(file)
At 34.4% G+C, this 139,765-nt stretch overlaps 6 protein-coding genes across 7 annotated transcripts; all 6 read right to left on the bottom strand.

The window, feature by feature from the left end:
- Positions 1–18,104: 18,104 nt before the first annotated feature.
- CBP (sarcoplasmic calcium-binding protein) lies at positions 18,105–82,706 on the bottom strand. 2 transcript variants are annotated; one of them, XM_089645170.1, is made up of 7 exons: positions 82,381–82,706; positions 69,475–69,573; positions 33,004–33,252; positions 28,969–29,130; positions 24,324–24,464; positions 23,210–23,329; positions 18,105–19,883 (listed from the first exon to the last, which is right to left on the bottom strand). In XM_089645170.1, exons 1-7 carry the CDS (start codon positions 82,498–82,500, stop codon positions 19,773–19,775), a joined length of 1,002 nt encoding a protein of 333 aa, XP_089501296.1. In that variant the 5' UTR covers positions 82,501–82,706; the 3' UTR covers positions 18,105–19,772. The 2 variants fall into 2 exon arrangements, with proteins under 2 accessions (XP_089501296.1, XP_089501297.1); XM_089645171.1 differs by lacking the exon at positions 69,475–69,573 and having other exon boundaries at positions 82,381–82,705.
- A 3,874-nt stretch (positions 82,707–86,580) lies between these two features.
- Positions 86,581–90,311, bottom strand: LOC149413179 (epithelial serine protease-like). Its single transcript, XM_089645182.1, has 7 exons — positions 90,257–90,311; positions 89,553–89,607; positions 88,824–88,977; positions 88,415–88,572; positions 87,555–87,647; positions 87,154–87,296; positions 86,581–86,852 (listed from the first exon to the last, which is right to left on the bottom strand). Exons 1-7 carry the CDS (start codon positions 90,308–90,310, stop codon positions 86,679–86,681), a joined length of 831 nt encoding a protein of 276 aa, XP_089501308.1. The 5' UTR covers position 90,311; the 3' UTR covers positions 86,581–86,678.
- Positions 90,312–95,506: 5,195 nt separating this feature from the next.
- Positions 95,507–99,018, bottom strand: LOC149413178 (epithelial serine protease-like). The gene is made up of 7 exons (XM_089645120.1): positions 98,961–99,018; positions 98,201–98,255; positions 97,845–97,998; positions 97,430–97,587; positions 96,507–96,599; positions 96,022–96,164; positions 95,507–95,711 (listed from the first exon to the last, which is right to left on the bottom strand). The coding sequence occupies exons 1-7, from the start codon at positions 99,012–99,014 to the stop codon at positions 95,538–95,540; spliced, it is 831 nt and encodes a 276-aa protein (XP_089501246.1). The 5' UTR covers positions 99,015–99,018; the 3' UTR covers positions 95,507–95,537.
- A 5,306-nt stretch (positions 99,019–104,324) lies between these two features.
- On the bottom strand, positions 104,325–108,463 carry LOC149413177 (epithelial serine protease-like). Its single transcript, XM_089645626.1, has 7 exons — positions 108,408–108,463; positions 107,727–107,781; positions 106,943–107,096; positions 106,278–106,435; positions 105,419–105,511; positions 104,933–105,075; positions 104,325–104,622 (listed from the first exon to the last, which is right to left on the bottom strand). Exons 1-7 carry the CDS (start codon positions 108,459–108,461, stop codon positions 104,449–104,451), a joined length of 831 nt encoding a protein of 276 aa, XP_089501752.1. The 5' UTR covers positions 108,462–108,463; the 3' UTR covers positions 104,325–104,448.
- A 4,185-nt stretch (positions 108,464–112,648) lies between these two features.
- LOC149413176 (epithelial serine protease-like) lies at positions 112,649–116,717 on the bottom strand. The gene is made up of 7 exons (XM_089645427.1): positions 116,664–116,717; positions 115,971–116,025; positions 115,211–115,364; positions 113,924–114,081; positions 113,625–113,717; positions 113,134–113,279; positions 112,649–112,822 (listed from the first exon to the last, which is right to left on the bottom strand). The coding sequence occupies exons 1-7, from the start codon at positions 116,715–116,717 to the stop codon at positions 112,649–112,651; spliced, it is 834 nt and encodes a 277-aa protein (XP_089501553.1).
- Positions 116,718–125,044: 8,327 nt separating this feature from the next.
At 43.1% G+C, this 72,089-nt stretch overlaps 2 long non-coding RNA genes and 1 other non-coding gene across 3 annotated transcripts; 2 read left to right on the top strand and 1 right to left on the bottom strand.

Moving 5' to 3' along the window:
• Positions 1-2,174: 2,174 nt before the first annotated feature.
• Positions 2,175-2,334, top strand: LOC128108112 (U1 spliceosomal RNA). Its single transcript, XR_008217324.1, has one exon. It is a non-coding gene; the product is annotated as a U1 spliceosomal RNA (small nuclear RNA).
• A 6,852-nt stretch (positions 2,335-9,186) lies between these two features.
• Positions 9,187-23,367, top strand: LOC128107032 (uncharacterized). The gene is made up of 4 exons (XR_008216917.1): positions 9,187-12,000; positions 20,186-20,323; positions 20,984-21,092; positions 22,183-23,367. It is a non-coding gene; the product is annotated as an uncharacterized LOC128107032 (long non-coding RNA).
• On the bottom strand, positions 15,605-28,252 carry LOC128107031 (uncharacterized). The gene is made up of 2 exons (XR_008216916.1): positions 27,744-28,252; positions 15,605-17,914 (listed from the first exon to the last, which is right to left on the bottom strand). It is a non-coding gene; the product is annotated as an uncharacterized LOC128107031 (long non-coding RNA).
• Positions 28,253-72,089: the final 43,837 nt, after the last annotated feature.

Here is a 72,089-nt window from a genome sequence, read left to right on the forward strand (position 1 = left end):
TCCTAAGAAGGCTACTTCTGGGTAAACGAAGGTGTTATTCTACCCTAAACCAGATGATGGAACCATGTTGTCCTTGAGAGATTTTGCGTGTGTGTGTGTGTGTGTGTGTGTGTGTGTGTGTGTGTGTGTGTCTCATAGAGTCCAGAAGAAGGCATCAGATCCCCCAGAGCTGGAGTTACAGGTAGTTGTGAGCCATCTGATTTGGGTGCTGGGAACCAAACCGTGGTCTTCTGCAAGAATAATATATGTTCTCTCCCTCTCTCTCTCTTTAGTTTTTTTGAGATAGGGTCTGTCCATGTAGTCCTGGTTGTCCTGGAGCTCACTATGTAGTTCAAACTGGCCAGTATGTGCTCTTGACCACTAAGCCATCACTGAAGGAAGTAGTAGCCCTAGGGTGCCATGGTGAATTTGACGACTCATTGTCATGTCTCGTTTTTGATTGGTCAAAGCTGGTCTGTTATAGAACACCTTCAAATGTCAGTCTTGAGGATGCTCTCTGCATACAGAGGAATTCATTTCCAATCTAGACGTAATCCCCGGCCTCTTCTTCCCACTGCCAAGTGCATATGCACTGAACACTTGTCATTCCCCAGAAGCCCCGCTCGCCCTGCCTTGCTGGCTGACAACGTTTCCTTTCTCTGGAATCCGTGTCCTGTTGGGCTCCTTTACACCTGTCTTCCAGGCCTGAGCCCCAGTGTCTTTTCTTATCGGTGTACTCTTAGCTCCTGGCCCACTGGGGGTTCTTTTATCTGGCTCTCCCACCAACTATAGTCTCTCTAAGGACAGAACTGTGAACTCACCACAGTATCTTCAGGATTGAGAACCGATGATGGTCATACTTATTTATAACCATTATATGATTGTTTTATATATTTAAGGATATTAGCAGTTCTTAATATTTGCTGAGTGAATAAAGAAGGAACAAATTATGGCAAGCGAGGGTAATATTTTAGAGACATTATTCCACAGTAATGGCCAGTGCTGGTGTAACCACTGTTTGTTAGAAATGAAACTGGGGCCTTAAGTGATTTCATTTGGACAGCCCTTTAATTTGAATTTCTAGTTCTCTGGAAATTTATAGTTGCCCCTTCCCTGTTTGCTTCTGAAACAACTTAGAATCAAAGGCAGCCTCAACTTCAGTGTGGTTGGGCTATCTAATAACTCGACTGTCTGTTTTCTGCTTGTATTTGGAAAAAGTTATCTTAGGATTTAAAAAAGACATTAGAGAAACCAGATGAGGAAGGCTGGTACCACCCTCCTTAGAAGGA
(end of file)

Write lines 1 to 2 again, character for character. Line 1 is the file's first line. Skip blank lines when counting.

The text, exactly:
At 34.4% G+C, this 139,765-nt stretch overlaps 6 protein-coding genes across 7 annotated transcripts; all 6 read right to left on the bottom strand.

The window, feature by feature from the left end: